“I want to be cremated and have my ashes spread near the creek on the Big Tesuque Trail in the Santa Fe Mountains.”
On a sunny spring morning, I sit at my dining room table and write this in the will I am preparing. I think little of it. It is but a directive for some day in the future.
Later, while I eat dinner in that same spot, I pause from my chicken and brussel sprouts, my appetite suddenly gone. A wave of nostalgia washes over me. In my will, I am talking about this body that I have inhabited for a half century.
In those years I have kayaked it over waterfalls, stuffed it with rich food and wine, entangled it with lovers’ limbs. I have nursed it through illness and exalted in its strength.
I never thought of it as burning to ashes, vanishing into dust.
I call on the Beloved, and the sadness eases but still lingers. My appetite returns enough so I can finish dinner and go to bed.
The next morning, I’m reading a contemplation note in my sauna, the warmth seeping into my bones. Suddenly the light blinks off and the hum of the infrared emitters quiets. Is it a power outage, I wonder? I climb out, tiptoe across the cold concrete and see that my surge protector has died. I attach the plug to the wall socket and resume my practice, the power full on.
Later in the morning in my office, I click on a YouTube video called The Thunderbolts of the Gods. Through vivid images of the cosmos and interviews with scientists, the documentary presents recent findings in astronomy. Apparently Einstein’s theory that the Universe is held together through gravity is being replaced with a theory that electricity instead infuses all creation. The science is beyond my comprehension, but I do get a sense that the Beloved is showing me something profound, though I’m not sure what.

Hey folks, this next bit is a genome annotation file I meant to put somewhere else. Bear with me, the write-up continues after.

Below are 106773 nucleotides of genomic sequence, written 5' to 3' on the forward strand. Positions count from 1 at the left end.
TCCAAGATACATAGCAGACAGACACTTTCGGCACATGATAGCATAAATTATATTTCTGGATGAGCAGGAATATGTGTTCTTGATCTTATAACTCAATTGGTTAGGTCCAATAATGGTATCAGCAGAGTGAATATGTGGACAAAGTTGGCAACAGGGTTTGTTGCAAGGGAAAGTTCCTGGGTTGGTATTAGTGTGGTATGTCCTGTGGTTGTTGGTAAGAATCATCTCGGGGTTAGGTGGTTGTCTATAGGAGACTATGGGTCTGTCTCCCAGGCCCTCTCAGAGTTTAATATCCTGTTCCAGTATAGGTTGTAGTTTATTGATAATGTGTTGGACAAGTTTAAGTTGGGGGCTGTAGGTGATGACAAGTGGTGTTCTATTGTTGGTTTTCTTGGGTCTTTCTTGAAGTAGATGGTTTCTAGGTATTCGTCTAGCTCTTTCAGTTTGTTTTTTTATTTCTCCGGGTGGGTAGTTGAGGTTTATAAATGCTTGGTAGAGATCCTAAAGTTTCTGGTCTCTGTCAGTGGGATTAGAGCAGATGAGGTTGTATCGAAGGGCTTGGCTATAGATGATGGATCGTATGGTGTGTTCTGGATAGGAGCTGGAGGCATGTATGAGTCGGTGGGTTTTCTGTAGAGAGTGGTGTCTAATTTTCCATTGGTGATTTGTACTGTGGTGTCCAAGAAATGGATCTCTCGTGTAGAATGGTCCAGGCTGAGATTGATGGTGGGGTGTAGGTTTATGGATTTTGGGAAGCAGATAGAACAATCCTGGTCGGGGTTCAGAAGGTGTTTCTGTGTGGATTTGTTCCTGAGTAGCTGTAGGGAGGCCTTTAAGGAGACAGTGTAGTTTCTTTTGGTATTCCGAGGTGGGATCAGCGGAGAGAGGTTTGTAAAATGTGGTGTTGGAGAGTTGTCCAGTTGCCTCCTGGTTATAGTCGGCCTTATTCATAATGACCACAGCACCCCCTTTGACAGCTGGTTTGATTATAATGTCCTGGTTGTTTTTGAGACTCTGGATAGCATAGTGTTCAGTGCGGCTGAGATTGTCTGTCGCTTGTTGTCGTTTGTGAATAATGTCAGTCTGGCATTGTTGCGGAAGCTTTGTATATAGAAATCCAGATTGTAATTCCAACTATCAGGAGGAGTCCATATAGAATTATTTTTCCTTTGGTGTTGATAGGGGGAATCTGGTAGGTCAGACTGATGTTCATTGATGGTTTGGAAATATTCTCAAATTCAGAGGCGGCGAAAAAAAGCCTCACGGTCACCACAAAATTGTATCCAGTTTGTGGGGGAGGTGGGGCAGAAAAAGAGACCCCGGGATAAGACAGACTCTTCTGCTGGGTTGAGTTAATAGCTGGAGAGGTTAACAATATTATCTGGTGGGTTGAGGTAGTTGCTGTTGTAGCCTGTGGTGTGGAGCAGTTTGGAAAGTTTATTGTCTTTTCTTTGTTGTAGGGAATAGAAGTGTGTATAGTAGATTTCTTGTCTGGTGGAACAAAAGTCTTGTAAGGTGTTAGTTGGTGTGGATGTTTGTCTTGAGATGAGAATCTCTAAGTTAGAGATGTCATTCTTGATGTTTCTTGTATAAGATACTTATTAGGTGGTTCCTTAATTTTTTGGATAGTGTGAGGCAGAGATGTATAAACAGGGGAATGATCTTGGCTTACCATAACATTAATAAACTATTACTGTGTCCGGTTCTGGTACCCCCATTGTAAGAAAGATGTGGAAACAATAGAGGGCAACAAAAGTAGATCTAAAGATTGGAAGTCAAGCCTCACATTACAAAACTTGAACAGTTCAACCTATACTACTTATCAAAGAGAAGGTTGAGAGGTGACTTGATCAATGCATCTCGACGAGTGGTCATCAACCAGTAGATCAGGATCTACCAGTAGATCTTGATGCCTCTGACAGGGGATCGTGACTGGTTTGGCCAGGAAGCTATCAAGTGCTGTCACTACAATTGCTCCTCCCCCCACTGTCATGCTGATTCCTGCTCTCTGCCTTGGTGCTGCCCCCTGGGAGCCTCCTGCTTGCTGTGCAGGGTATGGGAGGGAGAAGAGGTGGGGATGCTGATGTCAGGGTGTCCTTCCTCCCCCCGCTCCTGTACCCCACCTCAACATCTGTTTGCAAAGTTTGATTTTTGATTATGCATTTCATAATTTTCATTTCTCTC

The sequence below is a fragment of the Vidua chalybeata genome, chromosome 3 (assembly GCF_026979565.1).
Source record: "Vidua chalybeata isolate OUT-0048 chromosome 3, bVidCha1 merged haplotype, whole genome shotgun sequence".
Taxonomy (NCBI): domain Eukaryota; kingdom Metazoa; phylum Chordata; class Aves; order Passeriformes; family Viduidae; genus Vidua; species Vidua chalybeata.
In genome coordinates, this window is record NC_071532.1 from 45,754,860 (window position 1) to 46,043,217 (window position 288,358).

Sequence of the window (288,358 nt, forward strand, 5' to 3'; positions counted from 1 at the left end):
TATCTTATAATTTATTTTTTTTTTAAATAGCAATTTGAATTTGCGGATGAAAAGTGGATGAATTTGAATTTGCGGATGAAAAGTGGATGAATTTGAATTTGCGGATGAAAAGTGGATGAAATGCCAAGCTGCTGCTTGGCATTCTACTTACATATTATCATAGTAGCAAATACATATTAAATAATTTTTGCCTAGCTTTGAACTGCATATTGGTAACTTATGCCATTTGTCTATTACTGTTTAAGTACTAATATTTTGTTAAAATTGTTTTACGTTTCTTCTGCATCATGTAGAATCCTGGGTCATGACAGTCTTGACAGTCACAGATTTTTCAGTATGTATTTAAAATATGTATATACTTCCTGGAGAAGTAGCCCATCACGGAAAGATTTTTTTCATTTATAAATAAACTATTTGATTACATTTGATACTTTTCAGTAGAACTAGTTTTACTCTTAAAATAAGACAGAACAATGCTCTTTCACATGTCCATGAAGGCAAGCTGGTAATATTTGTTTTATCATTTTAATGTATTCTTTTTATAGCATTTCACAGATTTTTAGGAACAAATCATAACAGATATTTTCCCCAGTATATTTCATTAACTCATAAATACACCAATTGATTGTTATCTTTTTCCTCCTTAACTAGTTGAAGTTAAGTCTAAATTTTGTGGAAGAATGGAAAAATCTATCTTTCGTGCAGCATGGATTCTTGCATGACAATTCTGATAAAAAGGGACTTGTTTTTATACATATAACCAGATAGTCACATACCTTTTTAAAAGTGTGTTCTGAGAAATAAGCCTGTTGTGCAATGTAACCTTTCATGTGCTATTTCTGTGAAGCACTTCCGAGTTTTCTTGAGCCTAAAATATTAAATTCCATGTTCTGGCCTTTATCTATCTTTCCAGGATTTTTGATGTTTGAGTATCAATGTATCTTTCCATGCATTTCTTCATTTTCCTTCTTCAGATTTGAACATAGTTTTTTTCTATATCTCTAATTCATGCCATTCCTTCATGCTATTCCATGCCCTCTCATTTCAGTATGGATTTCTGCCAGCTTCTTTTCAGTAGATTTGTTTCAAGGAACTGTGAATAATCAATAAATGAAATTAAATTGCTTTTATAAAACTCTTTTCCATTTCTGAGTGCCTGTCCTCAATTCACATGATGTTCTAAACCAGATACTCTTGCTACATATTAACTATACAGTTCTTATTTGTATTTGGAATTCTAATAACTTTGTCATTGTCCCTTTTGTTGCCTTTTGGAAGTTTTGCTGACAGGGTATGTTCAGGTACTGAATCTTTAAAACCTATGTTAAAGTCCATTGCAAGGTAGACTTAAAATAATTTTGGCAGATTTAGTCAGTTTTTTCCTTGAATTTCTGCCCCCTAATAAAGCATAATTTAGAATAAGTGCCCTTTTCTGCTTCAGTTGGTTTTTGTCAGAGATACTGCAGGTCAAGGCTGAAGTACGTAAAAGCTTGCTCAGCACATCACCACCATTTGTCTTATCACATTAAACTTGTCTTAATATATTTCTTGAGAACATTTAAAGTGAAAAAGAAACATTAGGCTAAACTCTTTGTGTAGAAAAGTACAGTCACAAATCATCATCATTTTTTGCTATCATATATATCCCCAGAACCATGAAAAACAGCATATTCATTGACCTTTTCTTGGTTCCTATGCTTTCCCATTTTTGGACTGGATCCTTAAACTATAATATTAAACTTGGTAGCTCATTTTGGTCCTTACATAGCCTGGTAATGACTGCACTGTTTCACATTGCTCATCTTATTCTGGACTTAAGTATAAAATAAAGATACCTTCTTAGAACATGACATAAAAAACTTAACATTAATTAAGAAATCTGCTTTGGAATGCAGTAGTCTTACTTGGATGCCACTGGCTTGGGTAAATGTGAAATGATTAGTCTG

Later in the day, I stand in the guestroom of my house, massaging my friend, the air infused with the scent of sesame oil. Each week we exchange massages, a relaxing gift for my body and hers. As an Enya tune plays on the stereo, I rub my fingertips along her arm and down to the palm of her hand. Suddenly, in looking at her fingers, pink and plump with vitality, I see the opposite, the day when life will leave them. They will be dry, crisp and then dust.
I recall a date I had early in my spiritual quest. My new boyfriend at the time, a pre-med student, snuck me into the cadaver lab at the University of New Mexico Medical Center. In a state of shock I wandered around the fluorescent-lit room that smelled of formaldehyde and held twelve bodies, each lying face-up on a gurney. I finally stopped next to an old woman. Her body lay thin, gray, lifeless, but her irises retained a mind-blowing sapphire hue. Looking into those marbles, I knew without a doubt that a body is only a temporary home for something much larger.
As I massage down my friend’s legs and feet and run my thumb between her toes, the Beloved takes me on a trip. I see the current that fills this body is like the electricity that powers my sauna. Except the Divine current never blinks, never ceases. It is an eternal charge running through all life—charging the whole Universe—including me. (For more on this, see Love Energy.)
I look at my hands as they knead my friend’s muscles and recognize that this body, this temple where I reside for a time, will surely go, but I won’t. I am the everlasting current, and the very basis of that current is love.
When I finish the massage, I move quietly to my living room. My feet dance across the floor, my heart so light I feel as though I am flying. I look out the window, and the piñon trees, the blue jays, the sky with puffy spring clouds seem to shimmer with a sparkly light. Today’s trials—health concerns, tension with my neighbor, uncertainty about the future—are but blips on the screen of my eternal radar. I can overcome anything. But most all I can be—relish—my true spiritual self.
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